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NICAEA, II. In Europe.


Νίκαια: Eth. Νικαιεύς: Nizza, in French Nice), a city on the coast of Liguria, situated at the foot of the Maritime Alps, near the frontier of Gallia Narbonensis. On this account, and because it was a colony of Massilia, it was in early times commonly reckoned as belonging to Gaul (Steph. B. sub voce and this attribution is still followed by Mela (2.5.3): but from the time that the Varus became fixed as the limit of Italy, Nicaea, which was situated about 4 miles [p. 2.424]to the E. of that river, was naturally included in Italy, and is accordingly so described by Strabo Pliny, and Ptolemy. (Strab. iv. p.184; Plin. Nat. 3.5. s. 7; Ptol. 3.1.2.) We have no account of its early history, beyond the fact that it was a colony of Massilia, and appears to have continued always in a state of dependency upon that city. (Strab. iv. pp. 180, 184; Plin. l.c.; Steph. B. sub voce It was situated on the borders of the Ligurian tribes of the Oxybii and Deciates; and, as well as its neighbour Antipolis, was continually harassed by the incursions of these barbarians. In B.C. 154 both cities were actually besieged by the Ligurians; and the Massilians, finding themselves unable to repulse the assailants, applied to Rome for assistance; the consul Q. Opimius, who was despatched with an army to their succour, quickly compelled the Ligurians to lay down their arms, and deprived them of a considerable part of their territory, which was annexed to the dependency of Massilia. (Pol. 33.4, 7; Liv. Epit. xlvii.) From this time, nothing more is heard in history of Nicaea, which continued to belong to the jurisdiction of Massilia, and, even after it came to be subject to the Romans, and included geographically in Italy, was still for municipal purposes dependent upon its parent city. (Strab. iv. p.184.) At a later period, the new division of the provinces again transferred to Gaul the towns of Nicaea and Cemenelium, together with the whole district of the Maritime Alps, westward of the Tropaea Augusti. Hence, we find Nicaea described by Ammianus (15.11.15) as belonging to Gaul; and during the decline of the Empire, after it had become an episcopal see, the names of its bishops are found among the Gaulish prelates. It does not appear to have ever been a town of much importance under the Roman Empire; and was apparently eclipsed by the city of Cemenelium (Cimiez), in its immediate neighbourhood. But it had a good port, which must always have secured it some share of prosperity, and after the fall of Cemenelium, it rose to be the most important city in this part of Gaul, and became the capital of an independent district called the Contado di Nizza (County of Nice). This eventually fell into the hands of the House of Savoy, and now forms part of the dominions of the king of Sardinia. Nice itself is a flourishing place, with about 30,000 inhabitants, but has no remains of antiquity. The ancient city probably occupied the height, now the site of the castle, and the immediate neighbourhood of the port, which though small, is secure. Nice is situated at the mouth of the river Paglione, a considerable mountain torrent, evidently the stream called PAULO by Pliny and Mela. (Plin. l.c.; Mel. 2.4.9.)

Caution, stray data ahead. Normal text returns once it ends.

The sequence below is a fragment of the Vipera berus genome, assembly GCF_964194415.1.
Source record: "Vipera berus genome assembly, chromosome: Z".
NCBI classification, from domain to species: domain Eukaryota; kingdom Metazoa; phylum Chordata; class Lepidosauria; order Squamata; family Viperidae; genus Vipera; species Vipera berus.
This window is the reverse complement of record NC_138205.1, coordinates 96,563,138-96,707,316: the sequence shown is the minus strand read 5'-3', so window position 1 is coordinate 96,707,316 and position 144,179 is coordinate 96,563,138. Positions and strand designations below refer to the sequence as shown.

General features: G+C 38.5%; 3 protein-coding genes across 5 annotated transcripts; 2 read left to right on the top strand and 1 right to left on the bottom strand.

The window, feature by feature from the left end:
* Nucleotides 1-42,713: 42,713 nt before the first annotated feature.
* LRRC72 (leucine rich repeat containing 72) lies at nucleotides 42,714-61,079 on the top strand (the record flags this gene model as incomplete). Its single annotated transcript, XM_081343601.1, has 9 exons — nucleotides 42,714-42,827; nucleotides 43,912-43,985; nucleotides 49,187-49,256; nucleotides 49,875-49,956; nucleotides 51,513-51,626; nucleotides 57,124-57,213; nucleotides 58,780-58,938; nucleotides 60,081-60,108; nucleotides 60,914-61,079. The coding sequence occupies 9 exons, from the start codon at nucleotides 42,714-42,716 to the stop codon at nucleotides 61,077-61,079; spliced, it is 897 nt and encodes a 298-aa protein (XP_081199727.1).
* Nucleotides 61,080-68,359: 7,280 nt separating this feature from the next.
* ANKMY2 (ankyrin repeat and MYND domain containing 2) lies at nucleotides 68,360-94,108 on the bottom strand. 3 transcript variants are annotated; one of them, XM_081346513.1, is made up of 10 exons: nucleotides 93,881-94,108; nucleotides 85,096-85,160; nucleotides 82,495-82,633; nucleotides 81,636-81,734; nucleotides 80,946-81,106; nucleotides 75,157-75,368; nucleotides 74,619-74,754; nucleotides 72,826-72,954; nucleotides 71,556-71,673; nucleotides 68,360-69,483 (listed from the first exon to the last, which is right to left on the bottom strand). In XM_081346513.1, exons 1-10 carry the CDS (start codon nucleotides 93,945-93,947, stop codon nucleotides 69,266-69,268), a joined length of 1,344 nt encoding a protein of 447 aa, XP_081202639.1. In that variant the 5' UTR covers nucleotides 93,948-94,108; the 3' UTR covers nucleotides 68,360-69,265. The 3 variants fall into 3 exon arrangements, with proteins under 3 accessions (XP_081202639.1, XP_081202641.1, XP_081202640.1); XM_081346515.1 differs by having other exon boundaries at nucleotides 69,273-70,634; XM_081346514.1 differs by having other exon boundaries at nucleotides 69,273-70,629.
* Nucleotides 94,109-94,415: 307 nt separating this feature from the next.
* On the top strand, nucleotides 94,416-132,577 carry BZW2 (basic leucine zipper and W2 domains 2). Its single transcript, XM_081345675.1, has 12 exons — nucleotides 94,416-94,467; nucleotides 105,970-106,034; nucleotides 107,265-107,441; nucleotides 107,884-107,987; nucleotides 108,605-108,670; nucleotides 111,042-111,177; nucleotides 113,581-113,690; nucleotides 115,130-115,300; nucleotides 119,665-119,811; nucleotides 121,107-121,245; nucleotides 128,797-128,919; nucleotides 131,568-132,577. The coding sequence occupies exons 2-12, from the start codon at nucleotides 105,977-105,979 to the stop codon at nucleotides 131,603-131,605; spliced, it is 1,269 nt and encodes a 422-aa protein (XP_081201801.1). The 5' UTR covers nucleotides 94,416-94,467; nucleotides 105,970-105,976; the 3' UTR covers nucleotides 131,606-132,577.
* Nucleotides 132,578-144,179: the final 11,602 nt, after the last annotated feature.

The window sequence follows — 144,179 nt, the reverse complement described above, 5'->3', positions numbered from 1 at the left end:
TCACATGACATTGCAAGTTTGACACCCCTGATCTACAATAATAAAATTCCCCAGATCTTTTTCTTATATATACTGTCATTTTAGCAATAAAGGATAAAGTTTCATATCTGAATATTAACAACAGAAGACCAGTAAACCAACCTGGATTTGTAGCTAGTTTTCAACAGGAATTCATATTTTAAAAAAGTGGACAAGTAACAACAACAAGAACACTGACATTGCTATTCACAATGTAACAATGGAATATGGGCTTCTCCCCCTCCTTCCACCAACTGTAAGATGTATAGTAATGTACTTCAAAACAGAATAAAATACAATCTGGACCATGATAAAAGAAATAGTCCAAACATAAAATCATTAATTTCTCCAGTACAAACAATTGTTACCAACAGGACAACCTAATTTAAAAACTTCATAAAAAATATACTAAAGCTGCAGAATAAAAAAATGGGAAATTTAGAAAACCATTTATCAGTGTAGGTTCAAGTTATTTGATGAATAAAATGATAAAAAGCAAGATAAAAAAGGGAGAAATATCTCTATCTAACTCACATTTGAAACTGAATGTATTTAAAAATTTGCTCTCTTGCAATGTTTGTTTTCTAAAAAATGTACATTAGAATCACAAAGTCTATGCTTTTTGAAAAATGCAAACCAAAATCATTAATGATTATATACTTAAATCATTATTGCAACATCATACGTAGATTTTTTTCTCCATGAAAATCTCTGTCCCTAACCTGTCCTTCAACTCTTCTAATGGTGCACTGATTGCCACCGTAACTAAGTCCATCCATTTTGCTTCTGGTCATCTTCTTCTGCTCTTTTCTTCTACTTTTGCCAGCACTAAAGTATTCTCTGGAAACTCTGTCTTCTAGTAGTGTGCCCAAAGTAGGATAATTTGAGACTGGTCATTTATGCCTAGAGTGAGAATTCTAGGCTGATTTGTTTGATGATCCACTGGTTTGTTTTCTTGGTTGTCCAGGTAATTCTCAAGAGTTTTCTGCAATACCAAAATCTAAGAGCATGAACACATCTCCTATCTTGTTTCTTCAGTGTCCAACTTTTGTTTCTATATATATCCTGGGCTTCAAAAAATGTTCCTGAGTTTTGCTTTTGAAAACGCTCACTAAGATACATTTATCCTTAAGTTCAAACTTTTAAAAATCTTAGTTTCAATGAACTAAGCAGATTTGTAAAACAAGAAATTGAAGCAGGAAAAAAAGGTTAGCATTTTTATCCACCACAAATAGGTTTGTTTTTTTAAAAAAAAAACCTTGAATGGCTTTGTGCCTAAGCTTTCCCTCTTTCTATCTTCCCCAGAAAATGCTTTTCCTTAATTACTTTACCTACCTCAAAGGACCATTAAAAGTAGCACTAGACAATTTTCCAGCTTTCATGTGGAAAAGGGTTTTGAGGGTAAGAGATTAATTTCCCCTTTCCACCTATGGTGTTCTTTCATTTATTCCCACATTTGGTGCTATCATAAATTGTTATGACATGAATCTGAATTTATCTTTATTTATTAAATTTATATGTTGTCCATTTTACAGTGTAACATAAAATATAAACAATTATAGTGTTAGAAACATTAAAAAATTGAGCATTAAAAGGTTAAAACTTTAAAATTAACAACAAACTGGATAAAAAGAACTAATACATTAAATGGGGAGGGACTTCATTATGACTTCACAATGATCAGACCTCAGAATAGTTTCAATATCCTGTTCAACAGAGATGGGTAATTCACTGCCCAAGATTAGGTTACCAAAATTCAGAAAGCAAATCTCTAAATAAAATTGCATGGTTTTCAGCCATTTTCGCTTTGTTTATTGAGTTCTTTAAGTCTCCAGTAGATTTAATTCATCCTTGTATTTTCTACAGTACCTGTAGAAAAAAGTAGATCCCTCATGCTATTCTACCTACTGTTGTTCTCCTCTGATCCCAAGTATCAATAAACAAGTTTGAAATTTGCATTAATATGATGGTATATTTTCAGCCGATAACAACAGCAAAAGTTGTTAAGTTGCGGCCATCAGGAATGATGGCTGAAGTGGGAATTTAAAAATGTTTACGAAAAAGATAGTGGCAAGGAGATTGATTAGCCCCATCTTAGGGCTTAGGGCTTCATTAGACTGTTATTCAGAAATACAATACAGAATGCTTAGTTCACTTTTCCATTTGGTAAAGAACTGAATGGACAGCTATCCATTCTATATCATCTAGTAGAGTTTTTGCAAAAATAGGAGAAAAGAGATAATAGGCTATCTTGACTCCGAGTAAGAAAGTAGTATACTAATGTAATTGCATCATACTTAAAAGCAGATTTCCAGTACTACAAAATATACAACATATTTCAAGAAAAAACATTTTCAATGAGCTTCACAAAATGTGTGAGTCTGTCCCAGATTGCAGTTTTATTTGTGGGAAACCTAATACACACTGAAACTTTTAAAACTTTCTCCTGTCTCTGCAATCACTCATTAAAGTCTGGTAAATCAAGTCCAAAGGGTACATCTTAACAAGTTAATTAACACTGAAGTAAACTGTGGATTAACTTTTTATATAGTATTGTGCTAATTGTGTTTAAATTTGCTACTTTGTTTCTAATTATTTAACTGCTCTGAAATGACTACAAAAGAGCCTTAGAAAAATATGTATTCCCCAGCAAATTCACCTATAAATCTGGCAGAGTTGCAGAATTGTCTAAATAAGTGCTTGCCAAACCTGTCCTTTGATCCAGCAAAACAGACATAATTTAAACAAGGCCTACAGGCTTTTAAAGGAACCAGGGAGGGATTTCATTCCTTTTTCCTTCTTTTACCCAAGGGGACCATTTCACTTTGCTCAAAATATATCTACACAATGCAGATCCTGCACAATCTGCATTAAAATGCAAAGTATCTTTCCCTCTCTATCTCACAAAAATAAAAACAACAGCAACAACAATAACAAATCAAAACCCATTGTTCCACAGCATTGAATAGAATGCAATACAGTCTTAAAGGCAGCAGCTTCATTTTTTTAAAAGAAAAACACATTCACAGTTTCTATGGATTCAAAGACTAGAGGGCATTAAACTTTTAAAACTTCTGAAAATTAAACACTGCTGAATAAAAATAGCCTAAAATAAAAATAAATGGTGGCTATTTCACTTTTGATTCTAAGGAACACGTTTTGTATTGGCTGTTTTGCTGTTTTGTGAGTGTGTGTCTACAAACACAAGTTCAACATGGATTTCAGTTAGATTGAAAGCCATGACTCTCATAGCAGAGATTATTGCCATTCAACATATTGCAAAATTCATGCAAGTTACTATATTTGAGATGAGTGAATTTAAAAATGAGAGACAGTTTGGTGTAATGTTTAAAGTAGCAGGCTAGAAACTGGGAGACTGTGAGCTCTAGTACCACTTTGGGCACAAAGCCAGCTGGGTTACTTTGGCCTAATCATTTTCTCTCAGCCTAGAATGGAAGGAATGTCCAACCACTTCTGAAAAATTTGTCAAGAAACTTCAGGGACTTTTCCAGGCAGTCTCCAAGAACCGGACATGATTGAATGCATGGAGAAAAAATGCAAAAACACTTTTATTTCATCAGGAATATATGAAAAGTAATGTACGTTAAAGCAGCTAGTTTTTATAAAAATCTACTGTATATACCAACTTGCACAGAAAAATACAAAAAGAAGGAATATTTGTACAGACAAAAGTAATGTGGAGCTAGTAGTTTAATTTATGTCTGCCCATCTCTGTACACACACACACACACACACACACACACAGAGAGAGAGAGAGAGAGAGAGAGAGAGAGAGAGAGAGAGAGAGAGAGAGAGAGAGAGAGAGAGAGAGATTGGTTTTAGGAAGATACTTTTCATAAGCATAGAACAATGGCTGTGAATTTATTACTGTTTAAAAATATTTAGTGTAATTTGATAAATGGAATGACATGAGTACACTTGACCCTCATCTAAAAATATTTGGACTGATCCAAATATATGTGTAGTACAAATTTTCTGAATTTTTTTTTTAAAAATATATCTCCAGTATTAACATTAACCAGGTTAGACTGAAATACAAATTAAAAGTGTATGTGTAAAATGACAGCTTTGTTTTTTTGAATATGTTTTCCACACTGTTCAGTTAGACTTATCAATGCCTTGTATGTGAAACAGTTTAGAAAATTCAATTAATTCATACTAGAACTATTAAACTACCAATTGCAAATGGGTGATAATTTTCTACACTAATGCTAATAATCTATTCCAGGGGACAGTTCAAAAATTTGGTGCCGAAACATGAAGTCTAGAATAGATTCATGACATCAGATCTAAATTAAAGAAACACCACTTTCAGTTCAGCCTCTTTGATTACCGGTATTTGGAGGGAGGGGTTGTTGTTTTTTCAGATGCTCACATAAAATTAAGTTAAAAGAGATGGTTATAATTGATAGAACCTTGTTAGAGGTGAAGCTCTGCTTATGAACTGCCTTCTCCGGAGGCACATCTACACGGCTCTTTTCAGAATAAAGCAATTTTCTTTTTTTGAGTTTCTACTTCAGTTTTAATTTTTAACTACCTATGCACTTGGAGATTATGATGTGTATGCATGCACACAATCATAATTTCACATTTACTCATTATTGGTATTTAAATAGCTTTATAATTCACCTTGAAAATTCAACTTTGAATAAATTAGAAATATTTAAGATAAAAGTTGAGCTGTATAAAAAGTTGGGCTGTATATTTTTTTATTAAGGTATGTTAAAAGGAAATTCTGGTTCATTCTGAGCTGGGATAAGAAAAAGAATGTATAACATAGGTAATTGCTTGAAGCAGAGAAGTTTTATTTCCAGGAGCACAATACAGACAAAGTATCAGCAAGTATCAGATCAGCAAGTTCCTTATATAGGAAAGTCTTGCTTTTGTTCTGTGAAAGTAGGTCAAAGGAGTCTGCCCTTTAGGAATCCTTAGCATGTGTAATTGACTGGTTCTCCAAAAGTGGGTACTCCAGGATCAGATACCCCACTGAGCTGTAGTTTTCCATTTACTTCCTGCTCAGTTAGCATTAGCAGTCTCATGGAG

About 2 miles E. of Nice is a deep bay or inlet between two rocky promontories, forming a spacious natural, harbour now known as the Gulf of Villafranca, from a town of that name, which has however existed only since the 13th century. This is probably the PORTUS OLIVULA of the Maritime Itinerary (p. 504). The ANAO PORTUS of the same Itinerary is probably a small cove, forming a well-sheltered harbour for small vessels on the E. side of the headland, called Capo di S. Ospizio, which forms the eastern boundary of the Gulf of Villafranca. A similar cove a few miles further E. just below the modern village of Eza, is probably the AVISIO PORTUS of the same authority; but the distances given between these points are greatly overstated. [E.H.B]


Νίκαια: Eth. Νικαιεύς), a fortress of the Locri Epicnemidii, situated upon the sea, and close to the pass of Thermopylae. It is described by Aeschines as one of the places which commanded the pass. (De Fals. Leg. p. 45, ed. Steph.) It was the first Locrian town after Alpenos, the latter being at the very entrance of the pass. The surrender of Nicaea by Phalaecus to Philip, in B.C. 346, made the Macedonian king master of Thermopylae, and brought the Sacred War to an end. (Diod. 16.59.) Philip kept possession of it for some time, but subsequently gave it to the Thessalians along with Magnesia. (Dem. Phil. ii. p. 153, ed. Reiske; Aesch. c. Ctesiph. p. 73, ed. Steph.) But in B.C. 340 we again find Nicaea in the possession of Philip. (Dern. in Phil. Ep. p. 153.) According to Memnon (ap. Phot. p. 234a., ed. Bekker; 100.41; ed. Orelli) Nicaea was destroyed by the Phocians, and its inhabitants founded the Bithynian Nicaea. But even if this is true, the town must have been rebuilt soon afterwards, since we find it in the hands of the Aetolians during the Roman wars in Greece. (Plb. 10.42, 17.1; Liv. 28.5, 32.32.) Subsequently the town is only mentioned by Strabo (ix. p.426). Leake identifies Nicaea with the castle of Pundonítza, where there are Hellenic remains. (Northern Greece, vol. ii. p. 5, seq.)


In Illyria. [CASTRA Vol. I. p. 562a.]


In Thrace. [NICAE]

hide References (6 total)
  • Cross-references from this page (6):
    • Diodorus, Historical Library, 16.59
    • Polybius, Histories, 10.42
    • Pliny the Elder, Naturalis Historia, 3.5
    • Livy, The History of Rome, Book 28, 5
    • Livy, The History of Rome, Book 32, 32
    • Claudius Ptolemy, Tetrabiblos, 3.1
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